Accession Number : ADA620626


Title :   A Communications Strategy for Disaster Relief


Descriptive Note : Master's thesis


Corporate Author : NAVAL POSTGRADUATE SCHOOL MONTEREY CA


Personal Author(s) : Folsom, Eric M


Full Text : https://apps.dtic.mil/dtic/tr/fulltext/u2/a620626.pdf


Report Date : Mar 2015


Pagination or Media Count : 155


Abstract : The problem with current international disaster relief is ineffective communication, coordination, cooperation, and collaboration (4C). Ineffective international 4C allows chaos and anarchy to significantly hinder disaster-relief efforts. After action reports (AARs) and disaster relief (DR) materials were examined to identify systemlevel issues during DR missions. These issues were examined to determine if DR exhibits characteristics of a wicked problem. The results of systems-thinking analysis show that anarchy, social complexity, and stress within the DR system have a negative impact on all components of the system. To improve the effectiveness of DR missions and help mission teams to present a unified front for DR, anarchy, social complexity, and stress must be reduced. This work proposes a communication strategy for DR missions that harnesses capabilities of information communication and technology (ICT) solutions, introduces a cloud-based hierarchical trust model, and outlines a common integration interface. The strategy encourages open and transparent 4C between DR mission teams and the international DR community. Properly implemented, this communication strategy could reduce system-level anarchy and social complexity, resulting in reduced post-disaster damage, injuries, and loss of life.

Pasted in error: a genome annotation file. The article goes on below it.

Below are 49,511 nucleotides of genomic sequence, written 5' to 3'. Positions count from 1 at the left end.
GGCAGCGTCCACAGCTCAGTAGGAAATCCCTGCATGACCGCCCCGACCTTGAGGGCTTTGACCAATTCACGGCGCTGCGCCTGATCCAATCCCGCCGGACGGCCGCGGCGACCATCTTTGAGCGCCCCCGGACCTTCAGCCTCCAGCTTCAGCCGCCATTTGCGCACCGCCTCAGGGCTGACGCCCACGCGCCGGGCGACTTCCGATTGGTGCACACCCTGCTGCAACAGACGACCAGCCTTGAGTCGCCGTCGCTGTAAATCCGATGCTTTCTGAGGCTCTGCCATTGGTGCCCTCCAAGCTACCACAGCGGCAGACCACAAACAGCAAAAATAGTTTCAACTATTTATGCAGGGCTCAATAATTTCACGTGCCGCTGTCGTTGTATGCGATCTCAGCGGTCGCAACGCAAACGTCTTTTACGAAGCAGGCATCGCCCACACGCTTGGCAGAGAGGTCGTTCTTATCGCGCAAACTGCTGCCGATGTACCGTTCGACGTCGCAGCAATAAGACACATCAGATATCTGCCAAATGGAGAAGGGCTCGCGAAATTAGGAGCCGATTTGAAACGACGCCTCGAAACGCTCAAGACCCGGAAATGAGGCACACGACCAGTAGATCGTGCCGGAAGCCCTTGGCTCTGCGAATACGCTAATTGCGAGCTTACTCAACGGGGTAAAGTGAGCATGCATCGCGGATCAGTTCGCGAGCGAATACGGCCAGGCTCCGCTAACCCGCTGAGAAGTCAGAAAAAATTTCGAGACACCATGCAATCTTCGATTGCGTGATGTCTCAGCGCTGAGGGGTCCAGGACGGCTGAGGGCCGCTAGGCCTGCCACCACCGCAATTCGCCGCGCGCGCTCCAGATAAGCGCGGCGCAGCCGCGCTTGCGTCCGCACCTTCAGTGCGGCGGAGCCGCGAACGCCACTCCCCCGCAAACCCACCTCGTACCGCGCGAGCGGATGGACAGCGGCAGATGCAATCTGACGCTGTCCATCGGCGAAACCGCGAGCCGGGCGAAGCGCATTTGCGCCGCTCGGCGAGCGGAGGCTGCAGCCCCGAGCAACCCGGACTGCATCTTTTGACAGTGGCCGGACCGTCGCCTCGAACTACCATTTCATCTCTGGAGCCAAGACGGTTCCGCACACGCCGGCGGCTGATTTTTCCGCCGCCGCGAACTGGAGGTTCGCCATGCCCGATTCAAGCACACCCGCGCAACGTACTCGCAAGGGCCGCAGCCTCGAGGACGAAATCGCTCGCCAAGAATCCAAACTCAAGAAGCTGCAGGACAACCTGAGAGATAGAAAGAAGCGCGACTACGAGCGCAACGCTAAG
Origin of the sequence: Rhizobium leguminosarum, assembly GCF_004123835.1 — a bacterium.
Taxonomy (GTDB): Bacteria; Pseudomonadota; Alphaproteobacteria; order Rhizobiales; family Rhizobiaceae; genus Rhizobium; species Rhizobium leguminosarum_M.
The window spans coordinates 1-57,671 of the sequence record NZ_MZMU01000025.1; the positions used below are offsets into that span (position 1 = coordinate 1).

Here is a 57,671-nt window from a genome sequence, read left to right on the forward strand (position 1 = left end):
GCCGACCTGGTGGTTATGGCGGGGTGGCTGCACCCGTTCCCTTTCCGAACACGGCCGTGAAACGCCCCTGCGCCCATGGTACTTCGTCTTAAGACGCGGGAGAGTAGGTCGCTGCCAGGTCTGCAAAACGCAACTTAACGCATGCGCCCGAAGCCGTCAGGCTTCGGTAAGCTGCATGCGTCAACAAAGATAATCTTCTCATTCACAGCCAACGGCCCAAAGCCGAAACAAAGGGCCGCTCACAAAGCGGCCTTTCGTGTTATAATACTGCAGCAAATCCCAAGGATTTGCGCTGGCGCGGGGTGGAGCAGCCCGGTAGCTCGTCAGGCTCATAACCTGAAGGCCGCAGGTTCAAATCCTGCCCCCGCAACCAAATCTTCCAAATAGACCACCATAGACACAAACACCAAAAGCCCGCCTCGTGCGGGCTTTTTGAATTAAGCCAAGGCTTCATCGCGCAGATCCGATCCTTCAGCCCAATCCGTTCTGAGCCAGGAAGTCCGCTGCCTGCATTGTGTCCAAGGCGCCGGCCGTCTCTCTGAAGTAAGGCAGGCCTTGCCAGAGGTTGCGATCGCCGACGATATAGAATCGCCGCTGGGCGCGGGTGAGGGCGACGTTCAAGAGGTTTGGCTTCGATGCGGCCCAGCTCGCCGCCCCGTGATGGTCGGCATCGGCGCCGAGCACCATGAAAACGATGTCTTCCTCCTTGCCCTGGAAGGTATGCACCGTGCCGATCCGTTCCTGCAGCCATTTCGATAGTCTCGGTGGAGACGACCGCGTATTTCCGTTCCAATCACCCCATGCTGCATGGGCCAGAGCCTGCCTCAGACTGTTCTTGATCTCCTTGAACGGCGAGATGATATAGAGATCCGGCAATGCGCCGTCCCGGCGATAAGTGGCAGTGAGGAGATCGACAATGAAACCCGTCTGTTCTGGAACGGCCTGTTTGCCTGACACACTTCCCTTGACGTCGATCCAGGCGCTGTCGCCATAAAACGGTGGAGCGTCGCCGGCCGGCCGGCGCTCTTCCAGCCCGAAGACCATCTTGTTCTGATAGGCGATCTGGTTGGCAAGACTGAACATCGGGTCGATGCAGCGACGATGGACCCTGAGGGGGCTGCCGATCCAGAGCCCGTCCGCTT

Descriptors :   *COLLABORATIVE TECHNIQUES , *HUMANITARIAN ASSISTANCE , *NATURAL DISASTERS , CIVILIAN POPULATION , CLOUD COMPUTING , COMPUTER APPLICATIONS , COOPERATION , CRISIS MANAGEMENT , DISASTERS , EARTHQUAKES , INFORMATION EXCHANGE , INTEGRATION , INTERNATIONAL RELATIONS , INTERNET , MAN COMPUTER INTERFACE , MILITARY ASSISTANCE , MOBILE COMPUTING , RESPONSE , SCENARIOS , SECURITY , THESES , TYPHOONS , WIRELESS COMMUNICATIONS , WOUNDS AND INJURIES


Subject Categories : Government and Political Science
      Computer Programming and Software
      Human Factors Engineering & Man Machine System


Distribution Statement : APPROVED FOR PUBLIC RELEASE